The Wine Country’s Spirits Buyer
There is a full-blown epidemic at the moment and it has to do with cocktails.
Late last year our supplier was out of Angostura bitters and early this year the same happened with Luxardo Maracshino Cherries. Well, both are back in stock. The reason for the shortage is the love of mixed drinks for many, and the operative word is mixed. You need ingredients other than your base spirit, which is why things like bitters and cherries are hard to come by.
When you think about it for a moment all you’re trying to do is make your spirit civilized. If all you want is the alcohol, and I’m not advocating this, go buy some K-mart Vodka, if they make one. There is more to mixed-drinks than the “buzz” as the ingredients all bring differing and complex characteristics to a drink. One of the oldest cocktails, the Old-Fashioned, is based on a spirit (Bourbon) with the addition of sugar, bitters, and ice. Simple, elegant, and respectable.
I don’t see a disruption in the supply of great spirits (from time to time a favorite might be hard to find) as the number of them is astonishing. It’s safe to say the foundation of a great mixed-drink is the base spirit, but without the “mixer” you’re missing out on the dynamics these modifiers (liqueurs, bitters, tonic-water, etc.) can bring to a drink. Spirits such as whiskey, rum, and gin are, well, spirited. In other words they have a good amount of alcohol. Some of these, such as scotch that’s been aged for a number of years, are best when drunk neat, though even a little addition of water makes these more expressive and in some cases fruitier on the palate. The water acts as a modifier.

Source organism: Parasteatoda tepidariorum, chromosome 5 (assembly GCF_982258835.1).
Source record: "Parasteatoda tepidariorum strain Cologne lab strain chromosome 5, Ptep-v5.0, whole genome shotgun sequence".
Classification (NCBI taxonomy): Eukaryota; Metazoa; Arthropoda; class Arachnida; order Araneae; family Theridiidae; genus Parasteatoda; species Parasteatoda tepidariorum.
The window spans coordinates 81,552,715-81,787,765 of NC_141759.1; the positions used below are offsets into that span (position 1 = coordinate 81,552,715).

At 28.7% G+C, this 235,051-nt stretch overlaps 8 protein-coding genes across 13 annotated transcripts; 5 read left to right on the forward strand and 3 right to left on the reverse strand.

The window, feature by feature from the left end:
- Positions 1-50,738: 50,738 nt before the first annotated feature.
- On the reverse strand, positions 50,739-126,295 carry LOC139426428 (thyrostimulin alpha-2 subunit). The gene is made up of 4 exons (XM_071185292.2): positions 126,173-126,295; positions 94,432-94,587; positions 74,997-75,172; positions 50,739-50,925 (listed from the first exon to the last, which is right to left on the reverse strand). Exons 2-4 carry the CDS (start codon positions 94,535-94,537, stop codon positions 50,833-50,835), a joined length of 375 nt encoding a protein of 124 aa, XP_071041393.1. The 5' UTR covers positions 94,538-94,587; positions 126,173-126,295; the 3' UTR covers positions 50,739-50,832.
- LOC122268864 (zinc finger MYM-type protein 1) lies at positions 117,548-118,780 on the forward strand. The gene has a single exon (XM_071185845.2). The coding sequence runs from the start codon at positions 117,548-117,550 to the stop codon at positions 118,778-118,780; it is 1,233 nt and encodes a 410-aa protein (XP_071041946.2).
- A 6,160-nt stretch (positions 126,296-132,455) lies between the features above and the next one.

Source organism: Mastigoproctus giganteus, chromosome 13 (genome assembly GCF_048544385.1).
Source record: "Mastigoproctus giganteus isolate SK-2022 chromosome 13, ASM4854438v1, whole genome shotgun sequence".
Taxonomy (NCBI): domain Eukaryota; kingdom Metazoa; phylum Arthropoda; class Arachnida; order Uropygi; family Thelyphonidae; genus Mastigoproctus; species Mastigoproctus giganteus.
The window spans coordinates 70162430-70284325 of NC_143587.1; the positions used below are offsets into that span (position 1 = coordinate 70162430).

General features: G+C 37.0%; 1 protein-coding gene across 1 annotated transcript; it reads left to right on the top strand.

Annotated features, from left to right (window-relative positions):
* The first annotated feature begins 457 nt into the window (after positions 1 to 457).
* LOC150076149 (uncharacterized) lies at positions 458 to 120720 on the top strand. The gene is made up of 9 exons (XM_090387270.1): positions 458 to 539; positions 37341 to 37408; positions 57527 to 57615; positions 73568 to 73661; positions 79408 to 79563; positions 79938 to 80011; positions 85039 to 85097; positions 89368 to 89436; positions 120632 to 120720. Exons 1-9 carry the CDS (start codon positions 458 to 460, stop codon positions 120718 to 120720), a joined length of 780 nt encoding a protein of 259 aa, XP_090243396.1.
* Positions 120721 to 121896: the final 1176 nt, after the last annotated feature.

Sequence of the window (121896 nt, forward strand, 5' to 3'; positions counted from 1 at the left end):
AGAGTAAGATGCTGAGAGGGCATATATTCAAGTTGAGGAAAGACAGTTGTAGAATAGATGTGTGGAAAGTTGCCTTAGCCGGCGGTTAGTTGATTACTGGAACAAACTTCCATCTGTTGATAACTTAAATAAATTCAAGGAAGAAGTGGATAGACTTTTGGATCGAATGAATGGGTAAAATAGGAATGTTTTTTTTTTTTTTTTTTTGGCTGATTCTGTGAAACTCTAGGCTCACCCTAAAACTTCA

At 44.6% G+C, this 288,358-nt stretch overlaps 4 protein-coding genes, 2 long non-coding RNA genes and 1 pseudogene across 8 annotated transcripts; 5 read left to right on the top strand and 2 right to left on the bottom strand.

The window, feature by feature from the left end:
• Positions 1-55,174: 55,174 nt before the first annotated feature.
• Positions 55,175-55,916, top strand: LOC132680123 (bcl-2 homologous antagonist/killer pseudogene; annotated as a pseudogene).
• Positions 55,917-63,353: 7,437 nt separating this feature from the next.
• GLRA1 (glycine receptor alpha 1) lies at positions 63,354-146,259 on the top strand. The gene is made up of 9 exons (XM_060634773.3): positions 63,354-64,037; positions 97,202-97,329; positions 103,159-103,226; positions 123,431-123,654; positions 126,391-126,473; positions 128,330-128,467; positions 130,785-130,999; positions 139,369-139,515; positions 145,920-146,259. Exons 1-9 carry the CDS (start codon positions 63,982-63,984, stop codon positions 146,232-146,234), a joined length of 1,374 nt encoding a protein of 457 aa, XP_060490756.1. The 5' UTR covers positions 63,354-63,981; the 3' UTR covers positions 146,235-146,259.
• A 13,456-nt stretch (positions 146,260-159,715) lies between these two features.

Mixed drinks, by definition, require other ingredients and these are meant to highlight and augment the spirit. Whether it’s a something as simple as water and sugar—simple syrup—and squeeze of lemon juice to something the exotic such as an elderflower liqueur. A supporting cast is needed which brings me to your modifying ingredients which are sweet and, for the most part, aromatic liqueurs or vermouth. Vermouth, by the way, makes for a great aperitif.
With all these sweet and flavored whiskies coming out, such as Jack Daniels’ Honey Whiskey and there is even a whiskey that tastes like redhots, which is a candy. One begins to wonder where it will end. I’d like to think where did it begin? Drambuie might just be the first flavored whisky as the forerunner to what we now know was made as an elixir in 1745. What we’re drinking here is malted barley (what Scotch is made from), with some honey, herbs and spices. It’s a smooth whisky due to the added honey with the herbs and spices adding complexity. There is a sweetness in Drambuie, but you can tame that by adding some Scotch and making one of the classic mixed-drinks: the Rusty Nail.
$29.99 per bottle
Dolin Vermouth, Rouge
If you want to know what the French Alps smell like in the spring and summer when the bouquet of flowers and herbs are in the air, pour yourself a glass of this. It’s fresh, restrained and with a very elegant nose, with a subtle, complex bittersweet palate. It retains great balance, with the sugar never cloying, and just enough bitterness to whet the appetite. It can be enjoyed as aperitif on ice, with a twist of citrus, or it will make your rye whiskey shine as it’s a major component of the Manhattan.